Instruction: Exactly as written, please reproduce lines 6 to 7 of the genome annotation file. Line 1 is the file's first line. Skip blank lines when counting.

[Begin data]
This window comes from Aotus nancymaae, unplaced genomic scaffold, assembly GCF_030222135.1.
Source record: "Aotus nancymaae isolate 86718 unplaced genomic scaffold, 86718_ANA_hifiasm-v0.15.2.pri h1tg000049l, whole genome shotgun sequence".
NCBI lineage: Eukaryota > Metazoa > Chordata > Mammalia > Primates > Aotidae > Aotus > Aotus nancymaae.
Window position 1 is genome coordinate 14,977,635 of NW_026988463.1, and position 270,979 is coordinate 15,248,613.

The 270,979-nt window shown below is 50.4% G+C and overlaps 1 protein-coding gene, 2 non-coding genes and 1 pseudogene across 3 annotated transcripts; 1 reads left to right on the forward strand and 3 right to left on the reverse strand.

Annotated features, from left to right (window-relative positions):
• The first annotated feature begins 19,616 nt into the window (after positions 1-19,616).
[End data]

Annotated features, from left to right (window-relative positions):
• The first annotated feature begins 19,616 nt into the window (after positions 1-19,616).